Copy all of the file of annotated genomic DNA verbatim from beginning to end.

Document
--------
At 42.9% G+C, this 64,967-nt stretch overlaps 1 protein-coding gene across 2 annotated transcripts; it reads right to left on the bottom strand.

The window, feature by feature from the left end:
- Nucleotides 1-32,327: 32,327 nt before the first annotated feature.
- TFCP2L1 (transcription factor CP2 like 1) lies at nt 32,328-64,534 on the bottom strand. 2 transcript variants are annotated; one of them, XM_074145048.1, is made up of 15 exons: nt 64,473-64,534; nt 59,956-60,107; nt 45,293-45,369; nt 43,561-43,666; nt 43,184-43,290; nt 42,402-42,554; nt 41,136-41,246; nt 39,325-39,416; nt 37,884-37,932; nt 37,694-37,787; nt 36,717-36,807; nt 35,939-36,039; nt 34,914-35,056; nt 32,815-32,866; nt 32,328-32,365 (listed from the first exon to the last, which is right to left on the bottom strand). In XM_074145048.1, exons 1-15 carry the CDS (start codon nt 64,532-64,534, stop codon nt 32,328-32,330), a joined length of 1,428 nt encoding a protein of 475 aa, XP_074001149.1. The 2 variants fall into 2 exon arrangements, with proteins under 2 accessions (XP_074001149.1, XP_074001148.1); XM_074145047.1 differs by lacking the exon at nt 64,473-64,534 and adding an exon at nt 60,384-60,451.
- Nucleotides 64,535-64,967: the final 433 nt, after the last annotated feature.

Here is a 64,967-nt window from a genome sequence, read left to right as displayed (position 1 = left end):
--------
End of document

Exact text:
At 42.9% G+C, this 64,967-nt stretch overlaps 1 protein-coding gene across 2 annotated transcripts; it reads right to left on the bottom strand.

The window, feature by feature from the left end:
- Nucleotides 1-32,327: 32,327 nt before the first annotated feature.
- TFCP2L1 (transcription factor CP2 like 1) lies at nt 32,328-64,534 on the bottom strand. 2 transcript variants are annotated; one of them, XM_074145048.1, is made up of 15 exons: nt 64,473-64,534; nt 59,956-60,107; nt 45,293-45,369; nt 43,561-43,666; nt 43,184-43,290; nt 42,402-42,554; nt 41,136-41,246; nt 39,325-39,416; nt 37,884-37,932; nt 37,694-37,787; nt 36,717-36,807; nt 35,939-36,039; nt 34,914-35,056; nt 32,815-32,866; nt 32,328-32,365 (listed from the first exon to the last, which is right to left on the bottom strand). In XM_074145048.1, exons 1-15 carry the CDS (start codon nt 64,532-64,534, stop codon nt 32,328-32,330), a joined length of 1,428 nt encoding a protein of 475 aa, XP_074001149.1. The 2 variants fall into 2 exon arrangements, with proteins under 2 accessions (XP_074001149.1, XP_074001148.1); XM_074145047.1 differs by lacking the exon at nt 64,473-64,534 and adding an exon at nt 60,384-60,451.
- Nucleotides 64,535-64,967: the final 433 nt, after the last annotated feature.

Here is a 64,967-nt window from a genome sequence, read left to right as displayed (position 1 = left end):